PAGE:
Academics are always going to need to resort to quoting the original and showing translations which they feel best communicate the intent of the original.

Another possibility is that short-term polemics are going to be superseded by larger trends of language use, market preferences, or theological movements.

Take heart, my brothers and sisters. His words will never pass away.

At Mon May 22, 02:47:00 AM, Blogger Peter Kirk said...

The ESV translators have disqualified their translation in the eyes of anyone who is not a fully committed evangelical by their theologically motivated changes e.g. to Isaiah 7:14, going back to "virgin" instead of "young woman". For similar reasons NIV is unacceptable to these people; TNIV is somewhat less of a problem to these people, as for example it has drawn back from capitalising "son" in Psalm 2, but it retains "virgin". The objection is to reading New Testament interpretations back into the Old Testament. Thus ESV, NIV and TNIV will never be acceptable to any more than one wing of the church.

The more liberal wing of the church might claim that NRSV fits the bill, but unfortunately this is not acceptable to evangelicals, because of the liberty it takes on some textual matters, and to some because of its approach to gender issues.

I would suggest that RSV is still the nearest we have to a generally acceptable translation. Evangelicals have mostly forgotten their old objections to "young woman" and "expiation". Even if some of us don't like RSV's approach to gender issues, we can at least take it as a product of its time - whereas an almost unbridgeable gap seems to have opened up on this, implying that no more recent translation will be acceptable to all.

At Mon May 22, 06:45:00 AM, Anonymous Anonymous said...

As a reader of this fine blog, I can say I have learned a lot about the nuances of the Biblical text, many passages which I would have thought were pretty simple turn out to be full of difficulties, or better full of opportunities to engage the Spirit. I am curious as to this blog's position on the NET v. 1.0 - surely this is as close to a neutral scholarly work as there can be since just about every verse is annotated by the translators! How much clear can a Bible be made?! -- Leo

At Mon May 22, 07:33:00 AM, Blogger lingamish said...

Leo, I had hoped that NET might be just such a translation but while it may be neutral (I haven't studied it in depth) I have noticed that there isn't always a note where I would like one.

In general though, there is much to like about NET. I'd also like to hear from others whether there are "biases" present in the translation of the NET.

Also, are there previous articles in BBB on the NET Bible?

At Mon May 22, 07:40:00 AM, Blogger Wayne Leman said...

Also, are there previous articles in BBB on the NET Bible?

Well, let's find out, Lingamish. Type "Net Bible" in the search window at the upper left of the blog page, click on the "Search This Blog" next to the window. Voilá!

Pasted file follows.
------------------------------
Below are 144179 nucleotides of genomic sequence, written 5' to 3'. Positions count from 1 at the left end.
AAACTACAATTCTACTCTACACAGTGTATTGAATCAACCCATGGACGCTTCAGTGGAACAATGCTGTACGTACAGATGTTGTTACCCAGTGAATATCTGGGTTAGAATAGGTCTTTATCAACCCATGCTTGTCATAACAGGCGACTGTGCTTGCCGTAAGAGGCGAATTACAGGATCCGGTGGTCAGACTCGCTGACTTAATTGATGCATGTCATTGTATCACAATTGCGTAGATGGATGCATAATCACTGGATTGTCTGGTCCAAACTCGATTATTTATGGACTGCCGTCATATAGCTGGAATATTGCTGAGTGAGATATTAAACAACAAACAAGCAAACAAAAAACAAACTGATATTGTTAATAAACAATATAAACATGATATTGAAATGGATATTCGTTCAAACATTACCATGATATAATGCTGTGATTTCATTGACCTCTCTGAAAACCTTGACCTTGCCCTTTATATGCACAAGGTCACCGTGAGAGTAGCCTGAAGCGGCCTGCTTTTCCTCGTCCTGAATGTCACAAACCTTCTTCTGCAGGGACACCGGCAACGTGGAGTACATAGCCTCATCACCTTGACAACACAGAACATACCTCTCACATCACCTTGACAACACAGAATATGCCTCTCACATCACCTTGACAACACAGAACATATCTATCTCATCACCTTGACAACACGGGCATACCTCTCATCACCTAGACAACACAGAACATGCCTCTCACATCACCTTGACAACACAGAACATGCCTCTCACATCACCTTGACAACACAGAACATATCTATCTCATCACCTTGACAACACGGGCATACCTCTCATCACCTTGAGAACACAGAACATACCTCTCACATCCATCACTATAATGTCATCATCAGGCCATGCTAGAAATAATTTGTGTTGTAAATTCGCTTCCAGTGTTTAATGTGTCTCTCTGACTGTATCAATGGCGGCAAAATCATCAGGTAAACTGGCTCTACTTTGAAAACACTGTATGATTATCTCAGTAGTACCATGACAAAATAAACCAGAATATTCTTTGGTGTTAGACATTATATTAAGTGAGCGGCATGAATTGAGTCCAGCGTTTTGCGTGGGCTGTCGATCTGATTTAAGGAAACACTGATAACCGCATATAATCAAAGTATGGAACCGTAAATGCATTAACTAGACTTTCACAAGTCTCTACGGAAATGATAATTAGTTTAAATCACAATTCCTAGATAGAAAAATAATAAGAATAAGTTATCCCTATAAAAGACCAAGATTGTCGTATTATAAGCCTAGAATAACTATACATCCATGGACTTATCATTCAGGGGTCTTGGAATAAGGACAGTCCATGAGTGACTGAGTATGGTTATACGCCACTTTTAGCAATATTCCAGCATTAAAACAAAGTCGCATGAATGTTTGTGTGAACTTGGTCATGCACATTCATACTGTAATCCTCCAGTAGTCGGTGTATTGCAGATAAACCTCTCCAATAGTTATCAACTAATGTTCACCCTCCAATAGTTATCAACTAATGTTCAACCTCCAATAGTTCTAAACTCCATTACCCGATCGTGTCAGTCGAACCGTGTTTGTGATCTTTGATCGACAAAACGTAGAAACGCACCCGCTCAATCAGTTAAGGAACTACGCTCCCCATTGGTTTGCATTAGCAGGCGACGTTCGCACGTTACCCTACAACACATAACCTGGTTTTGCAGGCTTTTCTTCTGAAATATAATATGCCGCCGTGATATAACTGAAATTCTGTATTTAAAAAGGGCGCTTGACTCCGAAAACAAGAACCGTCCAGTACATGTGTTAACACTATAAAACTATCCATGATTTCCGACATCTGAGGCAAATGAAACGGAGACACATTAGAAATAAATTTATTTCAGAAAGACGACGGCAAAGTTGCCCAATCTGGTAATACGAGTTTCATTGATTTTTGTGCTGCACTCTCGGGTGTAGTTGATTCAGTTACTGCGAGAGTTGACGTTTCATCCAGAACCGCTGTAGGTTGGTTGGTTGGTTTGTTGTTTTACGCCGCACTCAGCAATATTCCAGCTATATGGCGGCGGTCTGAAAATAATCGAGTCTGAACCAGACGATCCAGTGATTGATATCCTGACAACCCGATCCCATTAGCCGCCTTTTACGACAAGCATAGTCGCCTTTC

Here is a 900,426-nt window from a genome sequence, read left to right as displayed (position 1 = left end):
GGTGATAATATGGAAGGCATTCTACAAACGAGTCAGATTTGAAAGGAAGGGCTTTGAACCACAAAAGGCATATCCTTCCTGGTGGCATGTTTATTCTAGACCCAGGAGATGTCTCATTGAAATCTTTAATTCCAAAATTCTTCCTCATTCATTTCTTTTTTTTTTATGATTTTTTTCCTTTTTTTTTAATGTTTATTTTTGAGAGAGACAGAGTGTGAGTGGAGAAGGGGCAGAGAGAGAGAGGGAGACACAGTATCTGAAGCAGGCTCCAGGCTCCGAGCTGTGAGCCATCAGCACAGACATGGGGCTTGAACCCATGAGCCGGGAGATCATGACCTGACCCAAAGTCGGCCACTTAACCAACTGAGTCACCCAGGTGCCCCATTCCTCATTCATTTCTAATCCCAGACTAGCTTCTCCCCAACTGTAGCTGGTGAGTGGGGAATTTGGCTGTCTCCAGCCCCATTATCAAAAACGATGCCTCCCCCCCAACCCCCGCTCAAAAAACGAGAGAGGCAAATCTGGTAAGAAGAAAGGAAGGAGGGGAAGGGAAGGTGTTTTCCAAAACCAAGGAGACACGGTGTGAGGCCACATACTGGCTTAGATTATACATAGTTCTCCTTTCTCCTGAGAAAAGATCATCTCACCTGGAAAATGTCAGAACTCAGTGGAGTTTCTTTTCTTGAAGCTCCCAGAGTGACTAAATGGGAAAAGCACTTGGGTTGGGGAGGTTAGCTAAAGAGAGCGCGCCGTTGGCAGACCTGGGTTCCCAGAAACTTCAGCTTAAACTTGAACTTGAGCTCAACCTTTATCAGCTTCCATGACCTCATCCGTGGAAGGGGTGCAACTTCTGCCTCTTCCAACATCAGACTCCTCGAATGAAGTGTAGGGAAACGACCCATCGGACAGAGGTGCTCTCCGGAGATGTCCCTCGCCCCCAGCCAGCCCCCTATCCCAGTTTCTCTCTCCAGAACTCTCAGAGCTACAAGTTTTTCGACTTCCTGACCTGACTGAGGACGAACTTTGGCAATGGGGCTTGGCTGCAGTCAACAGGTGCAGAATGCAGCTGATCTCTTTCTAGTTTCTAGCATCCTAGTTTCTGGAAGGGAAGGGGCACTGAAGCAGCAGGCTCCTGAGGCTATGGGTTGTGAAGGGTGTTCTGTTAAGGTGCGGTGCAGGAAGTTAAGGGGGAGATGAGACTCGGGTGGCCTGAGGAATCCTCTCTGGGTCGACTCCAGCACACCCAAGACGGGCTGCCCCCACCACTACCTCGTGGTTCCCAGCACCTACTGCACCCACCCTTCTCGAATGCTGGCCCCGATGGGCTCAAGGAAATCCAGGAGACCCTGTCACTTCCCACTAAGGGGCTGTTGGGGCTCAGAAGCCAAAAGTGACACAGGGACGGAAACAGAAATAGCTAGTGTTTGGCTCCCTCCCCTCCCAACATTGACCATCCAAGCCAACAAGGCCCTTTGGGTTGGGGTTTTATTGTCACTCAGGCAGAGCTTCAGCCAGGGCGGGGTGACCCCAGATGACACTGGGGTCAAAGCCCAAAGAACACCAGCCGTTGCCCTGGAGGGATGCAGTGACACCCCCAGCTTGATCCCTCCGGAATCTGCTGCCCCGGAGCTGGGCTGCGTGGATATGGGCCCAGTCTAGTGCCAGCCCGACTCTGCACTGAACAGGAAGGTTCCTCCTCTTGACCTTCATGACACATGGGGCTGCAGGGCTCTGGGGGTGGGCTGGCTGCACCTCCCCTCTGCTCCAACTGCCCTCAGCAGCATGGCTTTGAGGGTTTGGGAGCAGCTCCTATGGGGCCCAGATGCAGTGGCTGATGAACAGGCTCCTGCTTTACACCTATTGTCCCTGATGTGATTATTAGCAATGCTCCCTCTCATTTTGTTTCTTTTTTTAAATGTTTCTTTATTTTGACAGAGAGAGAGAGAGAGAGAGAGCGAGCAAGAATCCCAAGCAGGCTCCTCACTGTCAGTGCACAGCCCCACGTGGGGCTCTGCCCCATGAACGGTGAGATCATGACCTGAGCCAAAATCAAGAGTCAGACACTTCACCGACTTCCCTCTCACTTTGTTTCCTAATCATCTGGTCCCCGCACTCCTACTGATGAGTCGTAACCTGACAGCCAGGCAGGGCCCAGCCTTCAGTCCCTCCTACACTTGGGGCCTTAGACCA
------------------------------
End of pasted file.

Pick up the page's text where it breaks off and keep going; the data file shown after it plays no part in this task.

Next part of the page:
At Mon May 22, 10:11:00 AM, Blogger M. J. Mansini said...

Peter Kirk said, "I would suggest that RSV is still the nearest we have to a generally acceptable translation. Evangelicals have mostly forgotten their old objections to "young woman" and "expiation". Even if some of us don't like RSV's approach to gender issues, we can at least take it as a product of its time - whereas an almost unbridgeable gap seems to have opened up on this, implying that no more recent translation will be acceptable to all."

I have to agree with him. In my quest to find a good Bible that satisfies as many needs as possible, while forsaking as little as possible, the RSV has become my primary Bible of choice. It is very modern (for the 50's, but noone said that was bad) yet the Psalms in particular still satisfies the KJV need inside of anyone who grew up on the KJV.

I personally recommend at least picking up a copy for comparison purposes. We need to keep this Bible in print for as long as possible, because in our currently charged society, it keeps looking better and better as a translation (personal opinion).

At Mon May 22, 04:28:00 PM, Blogger lingamish said...

Thanks, Wayne for the blogger tip! I saw quite a number of helpful posts available there.

Has anyone seen a general review of the NET translation? Because it's available free online I imagine its "sales" far exceed any other Bible translation. I haven't been able to find any statistics on the site.

At Tue May 23, 06:46:00 AM, Anonymous Anonymous said...

Hi there! Good blog.

I've been using the NET for about a year, and overall I think it's very good. I see some Calvinism in the footnotes and sometimes the scripture wording is a little awkward, but that's to be expected in a translation that strives for accuracy. I like their footnote on Isaiah 7:14 (as opposed to the lame "bash the LXX" footnote in the NRSV). Personally, I think God had good reasons for the somewhat vague terminology in that verse, since it had a dual fulfillment.

I'll have to check out this ISV, which I am unfamiliar with. Too bad they only give a few samples though.

my Bible blog

At Wed May 24, 09:42:00 AM, Blogger M. J. Mansini said...

As for the NET Bible (of which I actually have had a few print copies in addition to the digital copies) I find that the translation itself is fairly inconsequential, there are plenty of Bibles already out where you can generally find the NET translators preferred renderings in modern english.

However, I find the notes to be of decent value for the interested laymen and the general learned person. To bad they don't just sell a notes version as a hardback or something to use as a companion with a different (and dare I say better) translation of the Bible.